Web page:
I had always assumed that I was naturally just a low-energy person who needed a lot of rest. Motivation was hard to come by, and even basic, everyday tasks like wiping down the bathroom sink, doing a load of laundry, or cooking a simple meal often felt overwhelming.
Eventually, I started suspecting that my lethargy might actually be a sign of depression. But I resisted seeing a therapist because I was terrified that my mental illness would define me if I put a name to it. So when I met Paul* when I was 21, I tried to keep my suspected depression under wraps. At first, the rush of being in a new relationship made it pretty easy to hide my symptoms. But as time went on, it got harder and harder to put on a happy face.
The façade really started to crumble once we moved in together six months into our relationship. All I wanted to do was sleep, and I had zero interest in doing everyday things together like going out to eat, taking walks, or going to the gym.
I knew I was boring to be around and Paul was starting to feel alone, but I was still scared to tell him that I might be depressed. I knew he wouldn’t break up with me over it, but I worried that he might see me as a burden or think that I was making up excuses for being lazy.
“I couldn’t get out of bed in the morning, I was falling behind on work, and I started crying over trivial things.”
Then things started getting really bad. I couldn’t get out of bed in the morning, I was falling behind on work, and I started crying over trivial things like spilling a glass of water. One day we got into a fight because I hadn’t left the house in nearly a week. I finally broke down and said, “I think I’m really sick.”
I told Paul about my suspected depression—and that trying to hide my symptoms was mostly my attempt at convincing myself that nothing was wrong. Paul wanted to support me however he could. But he said that in order for our relationship to work, I had to get help. He made the phone calls for me and got me in to see a psychiatrist, which I was so grateful for. At that point, I don’t think I would’ve had the emotional strength to do it on my own. Knowing I wasn’t alone in this battle made all the difference.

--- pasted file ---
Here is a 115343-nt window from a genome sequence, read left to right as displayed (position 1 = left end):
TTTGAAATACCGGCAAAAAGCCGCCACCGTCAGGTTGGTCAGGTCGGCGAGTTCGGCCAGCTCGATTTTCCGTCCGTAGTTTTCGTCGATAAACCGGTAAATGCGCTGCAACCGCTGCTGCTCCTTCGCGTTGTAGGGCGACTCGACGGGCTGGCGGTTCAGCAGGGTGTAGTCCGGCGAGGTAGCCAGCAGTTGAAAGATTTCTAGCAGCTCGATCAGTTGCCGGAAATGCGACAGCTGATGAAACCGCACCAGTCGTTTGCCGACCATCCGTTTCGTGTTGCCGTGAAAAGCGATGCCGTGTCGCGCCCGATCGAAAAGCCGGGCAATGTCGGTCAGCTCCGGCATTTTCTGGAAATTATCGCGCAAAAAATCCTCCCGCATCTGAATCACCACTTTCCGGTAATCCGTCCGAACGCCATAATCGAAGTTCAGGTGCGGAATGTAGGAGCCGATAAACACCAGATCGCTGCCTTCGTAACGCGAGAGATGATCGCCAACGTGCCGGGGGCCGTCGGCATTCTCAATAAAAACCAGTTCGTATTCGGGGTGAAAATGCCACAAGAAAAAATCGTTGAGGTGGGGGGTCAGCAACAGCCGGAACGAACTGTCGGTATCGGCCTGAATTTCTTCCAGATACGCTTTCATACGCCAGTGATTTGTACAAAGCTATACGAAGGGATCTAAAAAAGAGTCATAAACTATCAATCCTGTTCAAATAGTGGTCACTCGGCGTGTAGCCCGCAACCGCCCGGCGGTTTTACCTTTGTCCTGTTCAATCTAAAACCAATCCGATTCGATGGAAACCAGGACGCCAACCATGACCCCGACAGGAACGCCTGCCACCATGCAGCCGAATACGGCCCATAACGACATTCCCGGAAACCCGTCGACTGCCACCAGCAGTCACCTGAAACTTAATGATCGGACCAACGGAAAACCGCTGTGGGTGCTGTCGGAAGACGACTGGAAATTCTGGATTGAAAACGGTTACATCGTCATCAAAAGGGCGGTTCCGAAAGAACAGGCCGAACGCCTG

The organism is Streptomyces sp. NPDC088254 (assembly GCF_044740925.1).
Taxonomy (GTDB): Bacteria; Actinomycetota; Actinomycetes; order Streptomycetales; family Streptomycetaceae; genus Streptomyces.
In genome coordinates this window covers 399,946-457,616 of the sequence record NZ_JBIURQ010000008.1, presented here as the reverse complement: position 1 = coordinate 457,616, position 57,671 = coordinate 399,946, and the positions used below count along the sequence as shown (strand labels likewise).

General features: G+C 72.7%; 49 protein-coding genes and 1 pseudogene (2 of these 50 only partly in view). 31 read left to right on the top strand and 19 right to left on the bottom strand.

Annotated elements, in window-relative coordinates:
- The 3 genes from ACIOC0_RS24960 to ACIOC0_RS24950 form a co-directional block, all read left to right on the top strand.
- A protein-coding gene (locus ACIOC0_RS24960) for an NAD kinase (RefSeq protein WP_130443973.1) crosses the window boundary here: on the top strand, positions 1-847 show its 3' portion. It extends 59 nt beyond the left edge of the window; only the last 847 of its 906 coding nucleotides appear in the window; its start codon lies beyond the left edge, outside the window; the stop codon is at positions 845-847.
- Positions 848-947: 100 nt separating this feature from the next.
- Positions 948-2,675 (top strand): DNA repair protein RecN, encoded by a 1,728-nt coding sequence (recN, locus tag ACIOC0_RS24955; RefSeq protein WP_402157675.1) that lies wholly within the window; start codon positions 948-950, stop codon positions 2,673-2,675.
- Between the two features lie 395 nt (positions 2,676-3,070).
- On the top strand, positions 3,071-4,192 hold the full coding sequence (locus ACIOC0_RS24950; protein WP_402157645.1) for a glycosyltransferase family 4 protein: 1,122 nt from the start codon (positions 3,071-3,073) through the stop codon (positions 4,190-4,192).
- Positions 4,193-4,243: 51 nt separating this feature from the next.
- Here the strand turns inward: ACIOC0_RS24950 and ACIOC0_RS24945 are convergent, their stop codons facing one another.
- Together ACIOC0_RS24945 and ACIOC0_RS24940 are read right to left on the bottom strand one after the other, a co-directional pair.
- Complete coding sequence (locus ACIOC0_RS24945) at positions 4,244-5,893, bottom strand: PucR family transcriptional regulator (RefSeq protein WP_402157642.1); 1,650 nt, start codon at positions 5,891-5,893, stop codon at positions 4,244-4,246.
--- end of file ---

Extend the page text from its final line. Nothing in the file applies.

“I began to realize that having depression is nothing to be ashamed of.”
My psychiatrist diagnosed me with depression and put me on medication. Paul would help me stay on track and remember to take my meds and even offered to come with me to my appointments. As the mental fog cleared, basic day-to-day functioning started to get easier.
I began to make some important realizations, like the fact that having depression is nothing to be ashamed of. This gave me the strength to tell my friends and family about my condition and start building a support network. None of that would have happened without Paul by my side.
Life wasn’t suddenly perfect, of course. There were still times when leaving the house would start to feel tough. But Paul would recognize that as a symptom of my depression and try to help me out of it. If I resisted, he’d give me some tough love by telling me, “Nope, sorry, you need to get out of the house today,” and push me to spend time with friends or get some exercise.
This might not work for everyone, but Paul knew that social interaction and working out were both crucial for my mental health. Ultimately, these nudges were reminders that he believed in me—and they helped me believe in myself.
Paul and I broke up when I was 23 for reasons unrelated to my depression, but opening up to him was the catalyst for getting my condition under control. Now, at 26, I still have rough days sometimes, but my depression is so much better than it was. I love my job as a managing editor for a Brazilian jiu-jitsu website, and I even have the energy to do freelance writing on the side.
“Telling my current partner about my depression was as easy as telling him my middle name.”
Best of all? I know that having a mental illness doesn’t define me as a person, and I’m able to be open about my condition. Telling my current partner about my depression was as easy as telling him my middle name. And when he asks what he can do to help, I can give him concrete answers instead of just shrugging my shoulders.
Talking about my depression for the first time wasn’t easy, but it was so worth it. If you’re struggling with the same problem, find a time to sit down with your partner or a close friend or relative to share what you’re going through. Communicating is crucial for the health of any relationship—but more importantly, it just might be the thing you need to jumpstart your healing process.
*Not his real name
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